21 avril 2019

Recreating medieval towns – an example of why Minecraft is a great learning tool

The ConversationAfter buying Minecraft in 2014, Microsoft also recently acquired MinecraftEDU, a modified version of Minecraft developed by Teacher Gaming to help teachers use it more easily in the classroom. More...

Posté par pcassuto à 23:39 - - Permalien [#]


Race, gender and the stereotyping of young people’s role models

The ConversationThere are lots of concerns these days about the kind of role models that young people look up to. More...

Posté par pcassuto à 23:37 - - Permalien [#]

We must celebrate gender and sexual diversity in our schools

The ConversationMoralising commentaries about the Safe Schools Coalition are dangerously out of touch with the science of sex, the social research about gender and the realities of the ways that young people already understand their own sexual and gender identities. More...

Posté par pcassuto à 23:36 - - Permalien [#]

A prison education saved me from a lifetime behind bars

The ConversationEducation played a massive part in my life both in and after prison, which is why I was pleased to hear it will be one of the key improvements in the prime minister’s prison reform agenda. More...

Posté par pcassuto à 23:36 - - Permalien [#]

Asian cities tussle for top spot in new education ranking as London left behind

The ConversationSingapore, Hong Kong and Shanghai have come top of a new ranking of how teenagers in cities and states around the world perform on global maths, reading and science tests. More...

Posté par pcassuto à 23:35 - - Permalien [#]


Refugee-run school in Indonesia a model for governments to emulate

The ConversationA school set up by asylum seekers and refugees in the West Java town Cisarua, Indonesia, is an initiative that Australian and Indonesian governments should model and support. More...

Posté par pcassuto à 23:34 - - Permalien [#]

Discovery, settlement or invasion? The power of language in Australia’s historical narrative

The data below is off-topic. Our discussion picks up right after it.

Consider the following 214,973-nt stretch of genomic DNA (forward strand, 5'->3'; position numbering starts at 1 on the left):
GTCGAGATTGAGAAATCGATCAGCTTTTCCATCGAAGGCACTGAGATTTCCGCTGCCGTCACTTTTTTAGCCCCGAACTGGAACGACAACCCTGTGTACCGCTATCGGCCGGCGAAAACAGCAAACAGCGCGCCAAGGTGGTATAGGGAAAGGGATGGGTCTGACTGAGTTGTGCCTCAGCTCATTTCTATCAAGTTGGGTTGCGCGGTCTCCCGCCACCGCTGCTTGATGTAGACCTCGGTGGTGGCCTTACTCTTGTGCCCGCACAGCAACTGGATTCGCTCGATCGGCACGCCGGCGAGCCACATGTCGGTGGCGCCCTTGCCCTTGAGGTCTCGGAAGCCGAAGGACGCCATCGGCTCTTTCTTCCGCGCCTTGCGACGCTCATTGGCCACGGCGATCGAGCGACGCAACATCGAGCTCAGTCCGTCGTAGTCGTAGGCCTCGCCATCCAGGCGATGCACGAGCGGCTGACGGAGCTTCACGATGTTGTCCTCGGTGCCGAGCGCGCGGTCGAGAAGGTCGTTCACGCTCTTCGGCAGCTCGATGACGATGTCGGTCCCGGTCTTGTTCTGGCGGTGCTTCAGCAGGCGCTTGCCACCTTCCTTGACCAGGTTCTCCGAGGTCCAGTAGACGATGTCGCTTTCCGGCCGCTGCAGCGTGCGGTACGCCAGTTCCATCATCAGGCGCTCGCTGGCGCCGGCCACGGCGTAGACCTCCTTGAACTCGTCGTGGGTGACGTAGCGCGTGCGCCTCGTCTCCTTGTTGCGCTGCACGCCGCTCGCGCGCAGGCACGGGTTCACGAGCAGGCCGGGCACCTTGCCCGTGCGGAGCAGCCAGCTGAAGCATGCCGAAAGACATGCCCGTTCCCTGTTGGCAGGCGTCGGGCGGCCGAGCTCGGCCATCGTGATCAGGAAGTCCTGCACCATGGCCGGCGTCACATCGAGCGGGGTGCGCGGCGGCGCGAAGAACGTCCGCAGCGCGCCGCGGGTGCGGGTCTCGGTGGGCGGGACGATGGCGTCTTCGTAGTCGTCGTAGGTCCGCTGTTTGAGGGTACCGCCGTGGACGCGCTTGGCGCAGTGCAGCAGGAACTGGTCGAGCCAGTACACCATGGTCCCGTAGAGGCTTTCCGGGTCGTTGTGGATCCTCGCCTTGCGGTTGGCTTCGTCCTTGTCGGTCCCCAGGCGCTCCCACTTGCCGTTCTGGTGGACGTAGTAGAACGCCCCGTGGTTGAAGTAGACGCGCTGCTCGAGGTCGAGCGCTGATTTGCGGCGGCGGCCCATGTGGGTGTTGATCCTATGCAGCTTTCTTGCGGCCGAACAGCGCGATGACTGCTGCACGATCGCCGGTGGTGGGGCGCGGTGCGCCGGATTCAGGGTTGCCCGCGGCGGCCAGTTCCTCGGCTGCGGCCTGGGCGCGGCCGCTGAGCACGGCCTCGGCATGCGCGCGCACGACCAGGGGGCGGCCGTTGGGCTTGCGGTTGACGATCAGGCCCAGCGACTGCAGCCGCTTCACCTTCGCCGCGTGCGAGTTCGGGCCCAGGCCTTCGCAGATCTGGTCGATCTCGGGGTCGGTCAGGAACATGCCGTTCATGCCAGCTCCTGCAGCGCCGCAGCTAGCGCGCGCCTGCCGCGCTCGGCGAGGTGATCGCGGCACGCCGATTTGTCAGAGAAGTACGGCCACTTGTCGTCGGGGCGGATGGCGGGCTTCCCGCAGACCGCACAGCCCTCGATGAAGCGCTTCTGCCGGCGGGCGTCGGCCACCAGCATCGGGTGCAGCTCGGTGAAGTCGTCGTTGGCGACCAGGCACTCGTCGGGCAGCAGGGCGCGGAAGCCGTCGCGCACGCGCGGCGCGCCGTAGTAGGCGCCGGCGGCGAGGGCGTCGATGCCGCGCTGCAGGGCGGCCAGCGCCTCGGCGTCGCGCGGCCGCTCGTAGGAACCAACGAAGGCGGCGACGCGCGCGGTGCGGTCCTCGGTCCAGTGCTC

The ConversationThe University of New South Wales recently found itself in a firestorm for reportedly encouraging students to use the terms “invasion”, “occupation” or “colonisation” when discussing Captain Cook, who had hitherto often been described as “discovering” Australia in the 18th century, as part of the history of British “settlement”. More...

Posté par pcassuto à 23:29 - - Permalien [#]

Why the Renaissance man – and woman – is making a comeback

The ConversationAs anyone who has visited the London Science Museum’s current exhibition will know, Leonardo da Vinci is famed as an artist, mathematician, inventor, writer … the list goes on. He was a figure who did not see disciplines as a chequerboard of independent black and white tiles, but a vibrant palette of colour ready to be combined harmoniously and gracefully. More...

Posté par pcassuto à 23:29 - - Permalien [#]

Playing a science-based video game? It might be all wrong

The ConversationYou look down from the sky, manipulating the world and seeing how it responds to your changes. You are able to alter vegetation and climate while watching their effects on the surrounding organisms. More...

Posté par pcassuto à 23:25 - - Permalien [#]

Want to do your PhD in Africa? Here’s what you need to know

The ConversationA Doctor of Philosophy, which most people know as a PhD, is the highest academic accolade. It demands a substantial investment of time, equipment, meticulous supervision and conscientiousness. More...

Posté par pcassuto à 23:24 - - Permalien [#]